By: Walter Stalker Greaves
114 pages, 32 b/w illustrations
Mammalian skull structure is notably diverse; however at a basic level the jaw mechanism is remarkably similar, if not essentially the same, in the majority of mammals. Using simple models that are compared with real animals at every step, this book examines the basic structural features of the mammalian jaw mechanism from a mechanical point of view. It explores how the mechanical constraints placed on the jaw have contributed to the evolution of an efficient basic structure, used by many mammals, which precludes mechanical difficulties and uses a minimum amount of bone tissue. Throughout The Mammalian Jaw the emphasis is on conceptual understanding, with explanations linked together to form a complete story that can be applied to both fossil and extant mammals. Summarising over forty years of research from one of the leading pioneers in 3D jaw mechanics, this is a must-have for anyone interested in mammalian jaw morphology.
1. The jaw viewed as a two-dimensional lever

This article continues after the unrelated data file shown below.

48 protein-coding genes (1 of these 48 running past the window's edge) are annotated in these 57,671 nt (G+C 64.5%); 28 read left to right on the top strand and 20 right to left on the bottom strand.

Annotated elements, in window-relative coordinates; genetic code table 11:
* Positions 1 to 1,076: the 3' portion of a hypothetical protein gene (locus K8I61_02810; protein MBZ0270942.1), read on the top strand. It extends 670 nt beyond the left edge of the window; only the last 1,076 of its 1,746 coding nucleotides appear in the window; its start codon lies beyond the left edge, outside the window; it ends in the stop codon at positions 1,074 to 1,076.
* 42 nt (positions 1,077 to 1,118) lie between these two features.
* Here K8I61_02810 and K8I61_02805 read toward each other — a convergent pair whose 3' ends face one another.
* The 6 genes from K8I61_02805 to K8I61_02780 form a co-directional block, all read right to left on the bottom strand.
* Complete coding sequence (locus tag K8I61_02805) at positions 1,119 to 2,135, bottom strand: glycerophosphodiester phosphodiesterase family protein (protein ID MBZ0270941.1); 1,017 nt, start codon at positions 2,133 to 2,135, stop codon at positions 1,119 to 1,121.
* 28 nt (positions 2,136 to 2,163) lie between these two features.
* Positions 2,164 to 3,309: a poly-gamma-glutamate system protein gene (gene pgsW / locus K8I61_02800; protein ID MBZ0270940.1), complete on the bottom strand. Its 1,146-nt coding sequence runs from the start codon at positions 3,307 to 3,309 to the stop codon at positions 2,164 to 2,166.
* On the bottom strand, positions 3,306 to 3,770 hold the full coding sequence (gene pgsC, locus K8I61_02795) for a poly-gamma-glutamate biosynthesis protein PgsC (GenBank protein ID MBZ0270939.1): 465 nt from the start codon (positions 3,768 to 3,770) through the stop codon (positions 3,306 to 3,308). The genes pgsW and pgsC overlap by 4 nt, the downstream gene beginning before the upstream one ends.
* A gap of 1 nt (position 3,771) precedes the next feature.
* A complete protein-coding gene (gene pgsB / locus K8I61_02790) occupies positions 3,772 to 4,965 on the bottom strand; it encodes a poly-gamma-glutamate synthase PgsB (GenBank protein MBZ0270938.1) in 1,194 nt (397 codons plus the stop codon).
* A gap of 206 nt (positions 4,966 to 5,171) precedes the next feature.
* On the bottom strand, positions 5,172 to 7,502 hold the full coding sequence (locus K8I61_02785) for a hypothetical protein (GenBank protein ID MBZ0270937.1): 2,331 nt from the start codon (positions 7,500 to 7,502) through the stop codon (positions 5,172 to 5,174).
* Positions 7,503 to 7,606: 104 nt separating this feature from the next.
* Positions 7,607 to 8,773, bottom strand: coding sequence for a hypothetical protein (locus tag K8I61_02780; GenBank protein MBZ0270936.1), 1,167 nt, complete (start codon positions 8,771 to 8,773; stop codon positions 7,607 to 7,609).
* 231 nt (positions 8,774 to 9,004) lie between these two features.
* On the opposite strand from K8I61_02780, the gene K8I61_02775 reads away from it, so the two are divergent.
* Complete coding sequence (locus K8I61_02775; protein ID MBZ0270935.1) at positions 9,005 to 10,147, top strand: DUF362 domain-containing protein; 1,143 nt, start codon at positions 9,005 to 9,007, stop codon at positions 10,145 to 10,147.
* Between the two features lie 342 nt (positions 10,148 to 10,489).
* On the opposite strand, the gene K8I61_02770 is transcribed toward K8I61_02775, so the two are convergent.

2. The jaw viewed as a three-dimensional lever
3. Vector inclination and joint location
4. Skull torsion and the postorbital bar
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Walter Stalker Greaves is a retired affiliate of the Department of Oral Biology, University of Illinois, Chicago. He spent his career teaching anatomy at Indiana University of Pennsylvania and human gross anatomy in the College of Dentistry, University of Illinois, Chicago. His research concentrated on the mammalian jaw mechanism, using very simple mechanical models to explain how the jaw works and why the jaw mechanism has evolved to essentially the same basic structure.
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